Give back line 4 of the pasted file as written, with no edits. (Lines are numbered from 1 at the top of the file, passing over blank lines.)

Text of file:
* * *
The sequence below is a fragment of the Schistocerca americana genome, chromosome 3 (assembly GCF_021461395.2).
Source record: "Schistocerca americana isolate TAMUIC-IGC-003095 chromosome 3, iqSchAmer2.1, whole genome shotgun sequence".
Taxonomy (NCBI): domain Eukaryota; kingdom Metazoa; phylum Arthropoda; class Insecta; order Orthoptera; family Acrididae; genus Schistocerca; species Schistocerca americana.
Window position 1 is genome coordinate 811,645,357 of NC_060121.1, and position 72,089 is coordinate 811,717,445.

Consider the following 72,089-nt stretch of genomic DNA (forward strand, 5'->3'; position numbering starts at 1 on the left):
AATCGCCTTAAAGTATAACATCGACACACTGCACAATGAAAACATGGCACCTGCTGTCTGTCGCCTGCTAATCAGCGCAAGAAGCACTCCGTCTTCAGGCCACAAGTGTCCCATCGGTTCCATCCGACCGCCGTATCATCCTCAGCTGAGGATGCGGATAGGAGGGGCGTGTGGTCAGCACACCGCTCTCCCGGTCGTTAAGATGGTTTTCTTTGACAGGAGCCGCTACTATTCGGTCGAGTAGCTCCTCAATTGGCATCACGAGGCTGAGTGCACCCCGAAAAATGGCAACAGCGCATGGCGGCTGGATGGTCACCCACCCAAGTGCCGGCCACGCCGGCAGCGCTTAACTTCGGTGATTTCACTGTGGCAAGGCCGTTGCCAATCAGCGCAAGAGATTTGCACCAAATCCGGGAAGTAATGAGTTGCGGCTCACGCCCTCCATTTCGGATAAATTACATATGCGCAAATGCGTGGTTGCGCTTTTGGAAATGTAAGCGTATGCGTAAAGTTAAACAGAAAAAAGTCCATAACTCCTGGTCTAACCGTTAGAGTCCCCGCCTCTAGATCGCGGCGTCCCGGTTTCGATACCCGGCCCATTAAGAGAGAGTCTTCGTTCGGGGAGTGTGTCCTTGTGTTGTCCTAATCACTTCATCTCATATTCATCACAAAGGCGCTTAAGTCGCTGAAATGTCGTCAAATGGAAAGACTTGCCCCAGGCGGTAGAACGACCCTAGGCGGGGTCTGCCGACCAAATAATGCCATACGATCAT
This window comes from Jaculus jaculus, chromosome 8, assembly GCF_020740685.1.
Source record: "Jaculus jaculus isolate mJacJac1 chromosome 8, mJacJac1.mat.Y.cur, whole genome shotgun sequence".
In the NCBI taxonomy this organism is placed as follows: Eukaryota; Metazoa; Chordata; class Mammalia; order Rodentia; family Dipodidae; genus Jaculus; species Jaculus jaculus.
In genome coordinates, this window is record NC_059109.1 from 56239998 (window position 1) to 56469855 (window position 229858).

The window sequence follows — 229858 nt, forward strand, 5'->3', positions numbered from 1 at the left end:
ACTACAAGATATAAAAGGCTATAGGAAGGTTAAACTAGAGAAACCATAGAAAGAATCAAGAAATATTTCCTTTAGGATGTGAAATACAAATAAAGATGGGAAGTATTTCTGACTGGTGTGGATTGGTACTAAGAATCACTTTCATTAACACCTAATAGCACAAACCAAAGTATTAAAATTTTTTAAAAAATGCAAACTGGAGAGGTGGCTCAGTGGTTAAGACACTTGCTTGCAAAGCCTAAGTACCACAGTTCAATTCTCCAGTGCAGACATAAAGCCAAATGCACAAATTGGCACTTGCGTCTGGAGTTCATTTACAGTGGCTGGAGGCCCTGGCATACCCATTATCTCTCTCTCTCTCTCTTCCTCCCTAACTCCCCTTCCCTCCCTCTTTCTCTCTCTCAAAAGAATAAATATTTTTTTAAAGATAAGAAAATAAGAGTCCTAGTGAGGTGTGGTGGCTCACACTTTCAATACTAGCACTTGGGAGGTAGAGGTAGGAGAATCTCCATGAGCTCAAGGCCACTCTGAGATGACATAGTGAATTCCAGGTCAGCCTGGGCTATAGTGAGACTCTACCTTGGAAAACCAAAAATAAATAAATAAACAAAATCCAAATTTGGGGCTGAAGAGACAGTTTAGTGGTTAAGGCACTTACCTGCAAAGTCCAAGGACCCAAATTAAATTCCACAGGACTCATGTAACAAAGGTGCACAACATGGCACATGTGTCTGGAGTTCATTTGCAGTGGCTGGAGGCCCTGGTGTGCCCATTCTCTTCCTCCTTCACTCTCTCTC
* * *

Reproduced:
Window position 1 is genome coordinate 811,645,357 of NC_060121.1, and position 72,089 is coordinate 811,717,445.